Suppose you have the task of adding up long list of numbers – perhaps your daily expenditures over a month. You do your sum and get a particular result. But you’re not sure whether you got it right. You may have made a mistake in adding or punching in the numbers if you were using a calculator. What do you do? You do the sum again. And if you’re a cautious accountant you might even do it a third time. If you get the same result everytime you feel you have got it right.
Lesson: When in doubt, repeat. Repeatability of the result generates confidence in it. Repeatability is reliability.
Actually, our example of adding up a list of numbers is not a good one. Because, in this case there is only one true answer, and we shall get it everytime we do our sum correctly. But, the real life situations that we are interested in are the results that we get from measuring a sample of people from some universe. Again, we are not sure if the results are true. So, in line with our commonsense philosophy, we should be repeating the sampling exercise. If we did, it is highly unlikely that we would get exactly the same result, because different people would be included this time. In fact, if we repeated the sampling exercise many times and measured the same thing on different samples of people, we would find that most of the results fall within a range.
We would be entitled to come to a conclusion that, most probably, the truth that we are trying to estimate must lie somewhere in that range. If we had a method of being more precise and if we could say, for example, that after repeating the sampling exercise many times, 95 percent of the results would fall within a certain range, then there would be a 95 percent chance that the truth would lie in that range.
The width of this range is a measure of the precision of our estimate – narrower the range, higher the precision. Our objective is to narrow this range as much as possible, because that would bring us closer to the elusive truth. Precision replaces the concept of accuracy. We will never be able to say how accurate is our estimate of the truth, but we can say how precise it is.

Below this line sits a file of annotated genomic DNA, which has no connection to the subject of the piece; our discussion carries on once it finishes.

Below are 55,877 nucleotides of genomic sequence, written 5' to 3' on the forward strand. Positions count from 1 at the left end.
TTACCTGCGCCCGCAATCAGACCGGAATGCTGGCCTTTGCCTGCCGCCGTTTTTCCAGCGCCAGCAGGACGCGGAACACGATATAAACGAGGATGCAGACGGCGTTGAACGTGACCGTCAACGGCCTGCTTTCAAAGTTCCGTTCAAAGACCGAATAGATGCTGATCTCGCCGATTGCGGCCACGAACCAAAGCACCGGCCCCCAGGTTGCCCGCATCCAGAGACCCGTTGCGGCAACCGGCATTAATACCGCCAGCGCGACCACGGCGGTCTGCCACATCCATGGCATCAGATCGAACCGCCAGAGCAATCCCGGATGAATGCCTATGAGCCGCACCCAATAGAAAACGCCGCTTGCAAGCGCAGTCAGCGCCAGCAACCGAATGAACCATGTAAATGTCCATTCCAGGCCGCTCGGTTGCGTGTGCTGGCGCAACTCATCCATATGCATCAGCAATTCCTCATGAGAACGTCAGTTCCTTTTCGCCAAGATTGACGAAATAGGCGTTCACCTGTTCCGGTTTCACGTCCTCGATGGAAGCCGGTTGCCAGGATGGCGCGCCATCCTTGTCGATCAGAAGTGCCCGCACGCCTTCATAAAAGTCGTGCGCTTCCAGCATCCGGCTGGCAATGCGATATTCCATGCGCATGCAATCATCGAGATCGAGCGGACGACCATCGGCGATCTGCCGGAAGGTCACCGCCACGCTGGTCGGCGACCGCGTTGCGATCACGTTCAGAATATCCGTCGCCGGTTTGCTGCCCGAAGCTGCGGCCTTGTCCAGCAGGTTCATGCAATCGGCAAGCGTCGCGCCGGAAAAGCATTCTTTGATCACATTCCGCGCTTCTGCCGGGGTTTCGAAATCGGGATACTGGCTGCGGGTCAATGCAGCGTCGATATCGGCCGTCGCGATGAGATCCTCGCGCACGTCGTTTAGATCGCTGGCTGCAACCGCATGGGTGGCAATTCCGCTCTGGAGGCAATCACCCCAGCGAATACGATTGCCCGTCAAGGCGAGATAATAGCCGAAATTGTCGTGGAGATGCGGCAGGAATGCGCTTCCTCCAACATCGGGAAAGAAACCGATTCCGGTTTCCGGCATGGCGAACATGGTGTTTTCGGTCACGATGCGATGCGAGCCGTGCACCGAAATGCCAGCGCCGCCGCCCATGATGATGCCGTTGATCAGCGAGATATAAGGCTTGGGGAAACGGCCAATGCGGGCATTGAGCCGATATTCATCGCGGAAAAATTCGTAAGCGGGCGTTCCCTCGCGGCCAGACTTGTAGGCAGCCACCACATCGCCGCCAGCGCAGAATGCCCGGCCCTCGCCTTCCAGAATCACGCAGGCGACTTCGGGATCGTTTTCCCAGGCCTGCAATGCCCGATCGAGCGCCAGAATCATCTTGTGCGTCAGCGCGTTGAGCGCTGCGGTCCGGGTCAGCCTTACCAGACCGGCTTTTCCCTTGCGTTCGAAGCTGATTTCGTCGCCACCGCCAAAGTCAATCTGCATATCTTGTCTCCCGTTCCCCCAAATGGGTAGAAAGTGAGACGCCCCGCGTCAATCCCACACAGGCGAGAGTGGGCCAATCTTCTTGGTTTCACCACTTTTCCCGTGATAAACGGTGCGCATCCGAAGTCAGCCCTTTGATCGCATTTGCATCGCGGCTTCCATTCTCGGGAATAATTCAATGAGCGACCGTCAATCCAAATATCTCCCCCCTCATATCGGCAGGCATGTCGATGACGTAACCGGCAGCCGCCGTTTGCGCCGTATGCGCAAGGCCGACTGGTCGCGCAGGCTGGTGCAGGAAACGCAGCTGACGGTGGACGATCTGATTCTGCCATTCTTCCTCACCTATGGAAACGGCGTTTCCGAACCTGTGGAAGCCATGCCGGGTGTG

But how do we get a fix on this range? Taking just one sample in real life is problematic and costly enough. Repeating the exercise many times may be conceptually brilliant, but completely undoable in practice.
Actually, you don’t have to repeat the sampling exercise. This is where the science of inferential statistics comes in. By analysing the data in one sample that you have taken, specifically the variation contained in it, and by making some assumptions about the pattern of variation in the total universe, it can calculate the 95 percent or 99 percent or any other precision range that would actually come to pass if you did take the repeated samples. The whole purpose of inferential statistics is to save you the trouble of actually repeating the sampling exercise by inferring what would happen if you did.
It sounds like magic, but it is only logic. This logic completely depends on a crucial aspect of reality, namely the ‘Laws of Chance’, more commonly known as ‘Probability’